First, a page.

Trusts and foundations are holding huge reserves of money in the form of stocks and shares or other profitable financial investment. Essentially, these are designed to produce the income the trusts give out as grants according to their objectives and guidelines. So, they exist in the minds of the trustees as two separate pots of money. There is, however, another way which could advance their objectives much faster and allow charities to thrive in these hard times.
This is by making programme related investments (PRI). Instead of investing their funds on the money market they could invest in the charities they seek to help on condition that these investments are not grants and will be paid back with interest. For example, this could replace a bank loan at a more favourable rate of interest or fund a micro-finance project that has showed promising returns or they could possibly invest in a new fundraising project e.g. to move a charities fundraising from techniques that are less and less productive into techniques that follow the money and raise large sums from high net worth individuals. The latter could currently give a much larger return than the money market’s dividends but there is some doubt about the legitimacy of investing in fundraising as a form of PRI.
The Charity Commission in its advice to charities on PRI is quite clear this is acceptable, so long as the investment is made primarily to further the charities objectives and not just for the financial return. They do, however, exclude ‘permanent endowments’ from this use, as they are designed so that only the interest can be used for helping charities, and charities may need to take legal advice if they are unsure.
Unsurprisingly, the Charity Commission’s examples do not include investment in fundraising though this is probably gives a much higher ROI than any other, and again fundraising is ignored at a time when it should be centre stage giving rise to some uncertainty.
Social impact bonds (SIBs) are widely used, operate in the same way and are also encouraged by the Charity Commission:
“Investors in outcomes-based finance structures receive a financial return that is fully or partially linked to the social and/or environmental outcomes generated by the services delivered using the investment. A social impact bond is an example, and describes a contract which is typically between a public sector body and investors where the former commits to pay for an improved social outcome. Investor funds are used to pay for a range of interventions to improve the social outcome. The social and/or environmental outcomes must be in furtherance of the charity’s aims in order for this to be a PRI.”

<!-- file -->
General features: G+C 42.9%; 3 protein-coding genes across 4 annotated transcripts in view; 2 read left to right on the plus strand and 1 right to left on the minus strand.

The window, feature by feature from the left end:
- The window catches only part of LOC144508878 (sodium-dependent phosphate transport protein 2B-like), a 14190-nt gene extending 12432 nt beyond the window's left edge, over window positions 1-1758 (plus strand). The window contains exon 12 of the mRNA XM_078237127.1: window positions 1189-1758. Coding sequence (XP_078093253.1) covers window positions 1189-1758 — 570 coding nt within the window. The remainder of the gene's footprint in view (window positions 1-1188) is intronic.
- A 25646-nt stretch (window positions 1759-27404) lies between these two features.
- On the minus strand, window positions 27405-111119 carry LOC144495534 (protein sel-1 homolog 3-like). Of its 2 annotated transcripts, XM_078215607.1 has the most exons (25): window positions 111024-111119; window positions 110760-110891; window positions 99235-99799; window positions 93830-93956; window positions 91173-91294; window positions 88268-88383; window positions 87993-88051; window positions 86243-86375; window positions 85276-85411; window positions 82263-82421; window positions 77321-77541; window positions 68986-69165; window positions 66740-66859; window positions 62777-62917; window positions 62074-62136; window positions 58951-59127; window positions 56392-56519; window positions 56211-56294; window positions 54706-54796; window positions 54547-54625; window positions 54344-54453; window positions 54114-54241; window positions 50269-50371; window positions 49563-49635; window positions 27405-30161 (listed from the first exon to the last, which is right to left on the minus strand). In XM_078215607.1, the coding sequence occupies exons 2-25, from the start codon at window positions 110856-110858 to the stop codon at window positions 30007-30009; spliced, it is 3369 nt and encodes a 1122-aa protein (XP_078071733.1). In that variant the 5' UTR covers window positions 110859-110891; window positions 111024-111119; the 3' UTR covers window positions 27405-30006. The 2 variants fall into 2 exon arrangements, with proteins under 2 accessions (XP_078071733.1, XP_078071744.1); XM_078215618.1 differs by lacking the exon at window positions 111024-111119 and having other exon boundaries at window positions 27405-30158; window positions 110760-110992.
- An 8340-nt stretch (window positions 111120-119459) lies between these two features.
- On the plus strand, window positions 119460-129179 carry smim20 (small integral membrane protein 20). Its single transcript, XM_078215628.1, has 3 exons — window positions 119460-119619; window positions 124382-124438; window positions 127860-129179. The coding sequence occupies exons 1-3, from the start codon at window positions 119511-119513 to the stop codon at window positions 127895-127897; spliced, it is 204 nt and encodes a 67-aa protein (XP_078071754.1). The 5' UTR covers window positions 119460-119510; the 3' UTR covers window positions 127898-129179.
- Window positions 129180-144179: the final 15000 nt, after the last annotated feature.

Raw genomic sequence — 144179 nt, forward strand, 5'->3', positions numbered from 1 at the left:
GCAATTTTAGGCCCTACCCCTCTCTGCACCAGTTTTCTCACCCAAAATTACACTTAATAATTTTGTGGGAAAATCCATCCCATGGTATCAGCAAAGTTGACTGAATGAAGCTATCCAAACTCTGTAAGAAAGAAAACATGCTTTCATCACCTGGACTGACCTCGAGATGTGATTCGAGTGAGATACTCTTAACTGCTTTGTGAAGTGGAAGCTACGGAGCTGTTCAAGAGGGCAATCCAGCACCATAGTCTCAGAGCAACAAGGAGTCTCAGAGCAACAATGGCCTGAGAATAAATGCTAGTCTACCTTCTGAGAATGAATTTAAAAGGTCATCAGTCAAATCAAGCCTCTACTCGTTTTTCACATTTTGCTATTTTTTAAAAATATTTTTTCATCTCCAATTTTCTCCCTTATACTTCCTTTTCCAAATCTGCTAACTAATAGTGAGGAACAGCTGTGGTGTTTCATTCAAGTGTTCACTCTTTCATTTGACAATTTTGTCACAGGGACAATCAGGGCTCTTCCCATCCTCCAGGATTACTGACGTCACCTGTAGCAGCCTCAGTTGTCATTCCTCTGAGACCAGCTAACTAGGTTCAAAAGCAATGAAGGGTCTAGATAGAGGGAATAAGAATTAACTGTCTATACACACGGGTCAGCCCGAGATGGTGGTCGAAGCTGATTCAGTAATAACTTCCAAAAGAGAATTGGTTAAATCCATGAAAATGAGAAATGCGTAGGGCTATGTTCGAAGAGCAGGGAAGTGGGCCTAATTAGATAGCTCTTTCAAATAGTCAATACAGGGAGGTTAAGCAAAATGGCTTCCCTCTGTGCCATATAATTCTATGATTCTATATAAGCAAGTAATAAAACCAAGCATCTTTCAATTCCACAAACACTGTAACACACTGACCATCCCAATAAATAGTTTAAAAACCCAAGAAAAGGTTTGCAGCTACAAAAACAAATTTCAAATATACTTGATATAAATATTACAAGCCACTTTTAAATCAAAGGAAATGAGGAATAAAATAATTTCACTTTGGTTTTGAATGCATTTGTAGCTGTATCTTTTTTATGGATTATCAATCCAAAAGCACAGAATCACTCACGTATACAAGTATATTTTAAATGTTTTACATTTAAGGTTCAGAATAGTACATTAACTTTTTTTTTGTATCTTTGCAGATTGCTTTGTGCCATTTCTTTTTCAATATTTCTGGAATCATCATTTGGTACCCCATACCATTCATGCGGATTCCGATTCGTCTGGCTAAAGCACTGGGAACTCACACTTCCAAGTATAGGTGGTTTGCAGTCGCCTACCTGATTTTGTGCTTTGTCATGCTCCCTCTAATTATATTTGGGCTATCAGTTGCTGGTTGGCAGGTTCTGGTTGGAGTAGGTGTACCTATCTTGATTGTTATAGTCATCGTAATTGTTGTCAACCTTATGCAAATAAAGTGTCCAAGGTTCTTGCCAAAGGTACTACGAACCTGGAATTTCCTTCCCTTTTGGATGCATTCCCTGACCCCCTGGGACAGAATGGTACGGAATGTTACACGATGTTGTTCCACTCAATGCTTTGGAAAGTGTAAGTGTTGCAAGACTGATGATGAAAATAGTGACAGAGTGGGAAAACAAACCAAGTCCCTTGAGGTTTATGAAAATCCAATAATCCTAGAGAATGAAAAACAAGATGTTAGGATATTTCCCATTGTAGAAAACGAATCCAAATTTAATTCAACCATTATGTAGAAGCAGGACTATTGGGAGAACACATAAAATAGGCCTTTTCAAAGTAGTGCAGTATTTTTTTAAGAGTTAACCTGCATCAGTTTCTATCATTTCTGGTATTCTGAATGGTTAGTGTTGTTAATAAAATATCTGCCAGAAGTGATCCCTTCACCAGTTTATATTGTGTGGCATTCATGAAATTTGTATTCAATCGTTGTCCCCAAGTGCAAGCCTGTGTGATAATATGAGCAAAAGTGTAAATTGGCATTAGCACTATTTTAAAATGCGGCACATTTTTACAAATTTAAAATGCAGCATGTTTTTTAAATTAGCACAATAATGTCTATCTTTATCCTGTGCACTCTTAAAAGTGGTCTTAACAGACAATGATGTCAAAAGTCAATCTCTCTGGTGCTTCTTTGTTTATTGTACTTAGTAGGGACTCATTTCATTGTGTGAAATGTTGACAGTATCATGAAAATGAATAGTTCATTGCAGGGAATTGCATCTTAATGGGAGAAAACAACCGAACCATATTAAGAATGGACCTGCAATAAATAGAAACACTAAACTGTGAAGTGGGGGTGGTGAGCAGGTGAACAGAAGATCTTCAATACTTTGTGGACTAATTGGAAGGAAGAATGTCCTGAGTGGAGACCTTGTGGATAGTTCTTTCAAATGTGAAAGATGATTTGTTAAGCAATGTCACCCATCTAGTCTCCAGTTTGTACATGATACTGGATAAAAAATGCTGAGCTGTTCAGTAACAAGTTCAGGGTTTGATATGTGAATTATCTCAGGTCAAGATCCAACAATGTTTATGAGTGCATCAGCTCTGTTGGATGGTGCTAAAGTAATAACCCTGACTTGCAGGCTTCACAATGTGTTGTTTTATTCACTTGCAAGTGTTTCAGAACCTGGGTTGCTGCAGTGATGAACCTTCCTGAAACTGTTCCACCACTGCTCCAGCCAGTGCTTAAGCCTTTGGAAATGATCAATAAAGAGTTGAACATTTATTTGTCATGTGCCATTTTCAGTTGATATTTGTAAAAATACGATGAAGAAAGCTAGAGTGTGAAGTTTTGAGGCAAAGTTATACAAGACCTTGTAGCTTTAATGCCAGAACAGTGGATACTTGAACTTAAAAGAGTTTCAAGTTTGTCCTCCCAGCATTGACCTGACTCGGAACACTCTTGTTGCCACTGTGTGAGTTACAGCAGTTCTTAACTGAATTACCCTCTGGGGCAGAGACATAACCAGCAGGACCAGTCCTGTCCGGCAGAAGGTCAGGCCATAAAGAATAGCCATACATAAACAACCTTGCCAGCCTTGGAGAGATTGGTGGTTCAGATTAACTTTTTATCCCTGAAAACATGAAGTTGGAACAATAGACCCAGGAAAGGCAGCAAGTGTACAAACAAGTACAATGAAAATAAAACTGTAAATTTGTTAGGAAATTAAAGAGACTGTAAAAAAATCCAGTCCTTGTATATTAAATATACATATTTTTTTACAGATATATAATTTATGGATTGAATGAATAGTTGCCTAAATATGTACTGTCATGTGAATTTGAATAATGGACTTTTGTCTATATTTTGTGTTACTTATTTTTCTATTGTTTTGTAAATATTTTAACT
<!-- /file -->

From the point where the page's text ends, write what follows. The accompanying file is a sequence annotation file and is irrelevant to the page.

Care must, however, be taken that this is not just a financial investment and again charities may need to take advice if they are not sure about this.
Doubt about the validity of using PRI to grow fundraising comes from the US, where the Inland Revenue Service (IRS) has recently issued new guidelines to encourage PRI. With 87,000 US Foundations holding $800 billion of foundation assets this is a very significant move. The IRS reminds them that PRI is valid even if the rate of return is less than conventional investments.
Unfortunately, their caveats appear to explicitly exclude fundraising, as they say:
“To qualify as a PRI, three key criteria must be met:
- The investment’s primary purpose must be to advance the foundation’s charitable objectives.
- Neither the production of income nor appreciation of property can be a significant purpose of the investment.
- The funds cannot be used directly or indirectly to lobby for political purposes.”
It is, of course, the second of these criteria which forms the stumbling block. This may also be an important inhibitor to our Charity Commission which has not excluded this kind of investment, but whose advice otherwise runs parallel.
Let’s hope we can have clarity on this in the near future, as it could have a huge impact on the whole sector and our beneficiaries.